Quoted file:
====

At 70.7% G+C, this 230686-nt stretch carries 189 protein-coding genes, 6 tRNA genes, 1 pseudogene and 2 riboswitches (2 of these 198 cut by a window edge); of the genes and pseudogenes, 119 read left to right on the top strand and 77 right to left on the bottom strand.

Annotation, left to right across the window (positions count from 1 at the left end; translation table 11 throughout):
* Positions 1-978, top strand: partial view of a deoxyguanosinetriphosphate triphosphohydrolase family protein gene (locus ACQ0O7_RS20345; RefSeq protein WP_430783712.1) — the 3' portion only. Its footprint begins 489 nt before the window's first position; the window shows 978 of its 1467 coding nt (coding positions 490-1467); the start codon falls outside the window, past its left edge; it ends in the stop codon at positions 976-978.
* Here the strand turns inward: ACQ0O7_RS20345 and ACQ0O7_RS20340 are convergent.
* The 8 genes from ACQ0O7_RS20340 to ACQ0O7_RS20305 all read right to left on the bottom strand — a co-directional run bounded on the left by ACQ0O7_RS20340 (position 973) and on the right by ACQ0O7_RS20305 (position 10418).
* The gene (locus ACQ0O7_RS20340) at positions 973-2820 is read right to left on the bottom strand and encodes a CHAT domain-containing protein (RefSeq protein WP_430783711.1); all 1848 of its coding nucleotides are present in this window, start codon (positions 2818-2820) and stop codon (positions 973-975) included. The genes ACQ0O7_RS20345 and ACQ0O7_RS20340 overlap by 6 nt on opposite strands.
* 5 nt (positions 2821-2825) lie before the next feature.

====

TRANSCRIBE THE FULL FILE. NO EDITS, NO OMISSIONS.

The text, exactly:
At 70.7% G+C, this 230686-nt stretch carries 189 protein-coding genes, 6 tRNA genes, 1 pseudogene and 2 riboswitches (2 of these 198 cut by a window edge); of the genes and pseudogenes, 119 read left to right on the top strand and 77 right to left on the bottom strand.

Annotation, left to right across the window (positions count from 1 at the left end; translation table 11 throughout):
* Positions 1-978, top strand: partial view of a deoxyguanosinetriphosphate triphosphohydrolase family protein gene (locus ACQ0O7_RS20345; RefSeq protein WP_430783712.1) — the 3' portion only. Its footprint begins 489 nt before the window's first position; the window shows 978 of its 1467 coding nt (coding positions 490-1467); the start codon falls outside the window, past its left edge; it ends in the stop codon at positions 976-978.
* Here the strand turns inward: ACQ0O7_RS20345 and ACQ0O7_RS20340 are convergent.
* The 8 genes from ACQ0O7_RS20340 to ACQ0O7_RS20305 all read right to left on the bottom strand — a co-directional run bounded on the left by ACQ0O7_RS20340 (position 973) and on the right by ACQ0O7_RS20305 (position 10418).
* The gene (locus ACQ0O7_RS20340) at positions 973-2820 is read right to left on the bottom strand and encodes a CHAT domain-containing protein (RefSeq protein WP_430783711.1); all 1848 of its coding nucleotides are present in this window, start codon (positions 2818-2820) and stop codon (positions 973-975) included. The genes ACQ0O7_RS20345 and ACQ0O7_RS20340 overlap by 6 nt on opposite strands.
* 5 nt (positions 2821-2825) lie before the next feature.